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Maternity Monday

Posted Feb 08 2010 12:00am
Some may wonder why you should stay healthy and keep active while pregnant.
Whats the big deal if I get, or stay overweight?
Here is whats wrong with that idea...

Plus Size and Pregnant Understanding and Managing Health Risks

Most plus-size women can expect a healthy pregnancy. But as with any journey as complex as having a baby, the ride may get a little bumpy from time to time.

Women with a body mass index (BMI) above 25, considered overweight, are more susceptible to certain pregnancy conditions such as gestational diabetes. This risk climbs higher if your BMI is 30 or above, considered obese. Not sure where you fall on the spectrum? Find out what your BMI is.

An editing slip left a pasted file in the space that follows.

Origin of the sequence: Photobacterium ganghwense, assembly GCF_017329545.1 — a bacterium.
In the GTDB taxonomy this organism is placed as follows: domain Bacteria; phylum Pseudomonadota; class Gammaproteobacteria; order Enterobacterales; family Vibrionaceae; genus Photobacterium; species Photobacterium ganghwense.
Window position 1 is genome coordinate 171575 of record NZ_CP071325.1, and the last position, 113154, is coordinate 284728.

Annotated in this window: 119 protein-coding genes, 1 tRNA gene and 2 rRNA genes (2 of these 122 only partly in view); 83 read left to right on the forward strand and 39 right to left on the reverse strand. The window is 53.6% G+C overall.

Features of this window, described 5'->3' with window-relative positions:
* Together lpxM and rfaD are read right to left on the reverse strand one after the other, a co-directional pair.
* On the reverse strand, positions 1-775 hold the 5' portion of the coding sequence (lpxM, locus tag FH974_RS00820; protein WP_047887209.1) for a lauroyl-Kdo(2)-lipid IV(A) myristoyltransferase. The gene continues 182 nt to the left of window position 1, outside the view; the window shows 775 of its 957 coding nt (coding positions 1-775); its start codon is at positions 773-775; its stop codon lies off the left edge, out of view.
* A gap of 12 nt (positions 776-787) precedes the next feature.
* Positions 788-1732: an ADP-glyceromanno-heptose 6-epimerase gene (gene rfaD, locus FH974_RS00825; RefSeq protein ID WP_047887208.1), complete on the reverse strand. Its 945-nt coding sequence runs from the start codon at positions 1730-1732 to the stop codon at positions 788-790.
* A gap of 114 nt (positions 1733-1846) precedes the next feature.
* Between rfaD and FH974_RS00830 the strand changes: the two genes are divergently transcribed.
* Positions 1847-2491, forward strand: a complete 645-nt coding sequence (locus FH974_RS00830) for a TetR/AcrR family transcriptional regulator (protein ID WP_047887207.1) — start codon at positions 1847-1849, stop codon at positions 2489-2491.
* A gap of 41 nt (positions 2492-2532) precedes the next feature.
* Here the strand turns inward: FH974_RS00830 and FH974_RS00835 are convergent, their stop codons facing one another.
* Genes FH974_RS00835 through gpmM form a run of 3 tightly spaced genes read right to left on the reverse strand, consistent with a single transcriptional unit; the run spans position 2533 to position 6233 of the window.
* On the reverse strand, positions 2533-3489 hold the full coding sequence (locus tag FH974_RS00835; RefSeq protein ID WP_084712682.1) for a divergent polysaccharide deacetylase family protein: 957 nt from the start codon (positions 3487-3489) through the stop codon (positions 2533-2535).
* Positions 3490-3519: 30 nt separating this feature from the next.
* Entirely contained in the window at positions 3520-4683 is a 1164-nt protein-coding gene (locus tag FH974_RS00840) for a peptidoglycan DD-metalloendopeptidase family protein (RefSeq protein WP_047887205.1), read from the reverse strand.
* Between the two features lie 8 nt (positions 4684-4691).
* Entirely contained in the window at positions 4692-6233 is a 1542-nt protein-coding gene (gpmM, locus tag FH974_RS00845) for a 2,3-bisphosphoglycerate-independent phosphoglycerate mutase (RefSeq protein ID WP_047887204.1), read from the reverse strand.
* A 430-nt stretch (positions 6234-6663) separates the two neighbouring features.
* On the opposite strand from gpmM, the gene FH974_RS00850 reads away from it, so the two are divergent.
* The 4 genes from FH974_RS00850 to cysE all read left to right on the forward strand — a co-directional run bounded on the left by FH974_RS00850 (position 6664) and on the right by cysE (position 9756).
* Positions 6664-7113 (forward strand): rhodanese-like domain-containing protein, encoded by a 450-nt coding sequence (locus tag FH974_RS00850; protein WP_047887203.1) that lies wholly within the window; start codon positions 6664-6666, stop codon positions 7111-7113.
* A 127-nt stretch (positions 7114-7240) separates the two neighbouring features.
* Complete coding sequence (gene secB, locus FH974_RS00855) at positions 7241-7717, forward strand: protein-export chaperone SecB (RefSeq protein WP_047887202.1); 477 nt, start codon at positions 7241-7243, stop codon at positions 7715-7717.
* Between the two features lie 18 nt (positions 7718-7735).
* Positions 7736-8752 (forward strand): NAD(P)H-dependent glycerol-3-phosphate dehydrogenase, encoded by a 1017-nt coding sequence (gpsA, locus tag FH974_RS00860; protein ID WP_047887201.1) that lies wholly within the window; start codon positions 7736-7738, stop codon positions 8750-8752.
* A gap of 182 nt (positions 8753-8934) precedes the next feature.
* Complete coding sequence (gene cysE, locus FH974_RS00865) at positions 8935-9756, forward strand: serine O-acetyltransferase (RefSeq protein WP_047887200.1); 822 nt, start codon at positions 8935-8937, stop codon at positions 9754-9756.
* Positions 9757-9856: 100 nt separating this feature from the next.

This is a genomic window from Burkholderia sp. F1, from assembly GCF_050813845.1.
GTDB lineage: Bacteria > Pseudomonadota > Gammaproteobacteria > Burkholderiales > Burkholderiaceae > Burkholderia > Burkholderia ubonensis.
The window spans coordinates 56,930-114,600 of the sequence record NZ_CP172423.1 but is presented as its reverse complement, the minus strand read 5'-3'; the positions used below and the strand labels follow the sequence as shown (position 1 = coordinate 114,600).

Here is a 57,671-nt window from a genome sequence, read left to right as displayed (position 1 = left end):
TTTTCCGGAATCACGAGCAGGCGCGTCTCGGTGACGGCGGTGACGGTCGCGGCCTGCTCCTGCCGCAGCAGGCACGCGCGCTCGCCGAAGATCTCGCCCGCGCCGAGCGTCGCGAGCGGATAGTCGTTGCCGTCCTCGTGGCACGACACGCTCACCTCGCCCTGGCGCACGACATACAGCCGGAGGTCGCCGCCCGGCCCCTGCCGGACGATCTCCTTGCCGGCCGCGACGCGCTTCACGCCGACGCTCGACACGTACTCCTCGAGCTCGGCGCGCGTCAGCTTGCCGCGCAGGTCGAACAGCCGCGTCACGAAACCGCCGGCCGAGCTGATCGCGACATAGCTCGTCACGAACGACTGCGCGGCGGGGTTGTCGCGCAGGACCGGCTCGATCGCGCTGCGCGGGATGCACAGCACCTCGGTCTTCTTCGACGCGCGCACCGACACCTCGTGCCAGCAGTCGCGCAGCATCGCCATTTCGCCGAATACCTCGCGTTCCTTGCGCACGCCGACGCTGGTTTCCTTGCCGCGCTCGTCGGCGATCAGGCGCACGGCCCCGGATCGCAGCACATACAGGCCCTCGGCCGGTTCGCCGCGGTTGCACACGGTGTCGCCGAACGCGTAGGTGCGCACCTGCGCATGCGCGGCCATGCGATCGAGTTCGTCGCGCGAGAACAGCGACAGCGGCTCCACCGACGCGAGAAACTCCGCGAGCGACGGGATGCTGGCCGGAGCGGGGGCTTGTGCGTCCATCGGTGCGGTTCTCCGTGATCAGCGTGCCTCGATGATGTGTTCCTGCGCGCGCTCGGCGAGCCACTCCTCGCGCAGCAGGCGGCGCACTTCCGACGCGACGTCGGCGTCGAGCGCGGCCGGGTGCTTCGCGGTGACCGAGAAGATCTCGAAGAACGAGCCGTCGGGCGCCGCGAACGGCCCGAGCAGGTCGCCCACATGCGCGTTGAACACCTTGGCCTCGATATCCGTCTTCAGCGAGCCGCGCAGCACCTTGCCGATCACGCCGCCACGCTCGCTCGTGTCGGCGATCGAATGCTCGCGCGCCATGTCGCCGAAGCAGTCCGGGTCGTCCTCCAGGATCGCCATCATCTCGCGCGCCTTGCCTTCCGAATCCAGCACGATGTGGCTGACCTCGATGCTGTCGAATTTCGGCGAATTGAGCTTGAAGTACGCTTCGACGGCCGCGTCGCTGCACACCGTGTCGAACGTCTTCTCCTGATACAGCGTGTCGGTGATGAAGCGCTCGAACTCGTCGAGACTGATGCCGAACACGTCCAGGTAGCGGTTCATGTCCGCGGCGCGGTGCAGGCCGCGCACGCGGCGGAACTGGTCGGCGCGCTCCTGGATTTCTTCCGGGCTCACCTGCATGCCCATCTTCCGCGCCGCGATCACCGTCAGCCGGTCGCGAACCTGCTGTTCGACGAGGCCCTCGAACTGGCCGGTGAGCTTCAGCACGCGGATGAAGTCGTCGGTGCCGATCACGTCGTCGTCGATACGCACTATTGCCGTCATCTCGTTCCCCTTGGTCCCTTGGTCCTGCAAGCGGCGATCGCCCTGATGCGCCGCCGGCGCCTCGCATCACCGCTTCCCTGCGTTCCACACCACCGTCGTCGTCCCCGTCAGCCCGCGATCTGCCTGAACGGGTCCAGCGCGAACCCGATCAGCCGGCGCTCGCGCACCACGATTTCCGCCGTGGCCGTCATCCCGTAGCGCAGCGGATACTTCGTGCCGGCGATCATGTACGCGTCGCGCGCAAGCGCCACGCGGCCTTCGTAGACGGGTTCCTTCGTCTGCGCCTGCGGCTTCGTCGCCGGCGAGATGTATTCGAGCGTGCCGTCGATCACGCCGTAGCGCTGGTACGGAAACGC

Risk reality check

The fact is, doctors and researchers still don't know exactly why weight matters. And it's just one piece of the puzzle — age, genetics, and even ethnicity factor in.

"The impact of obesity is different for every ethnic group," says Gladys Ramos, an ob-gyn and coauthor of a 2006 study in the American Journal of Obstetrics and Gynecology on race, weight, and pregnancy complications. "For example, Latina women have a higher rate of gestational diabetes and preeclampsia, compared to Caucasian women. African-American women have a higher rate of c-section than do heavier Caucasian women. Caucasian women tend to form bigger babies, where African-American women do not."

The good news is that most of the health conditions and situations mentioned below are manageable and in some cases they're preventable — and you may not experience any of them. You could have a perfectly healthy pregnancy and delivery.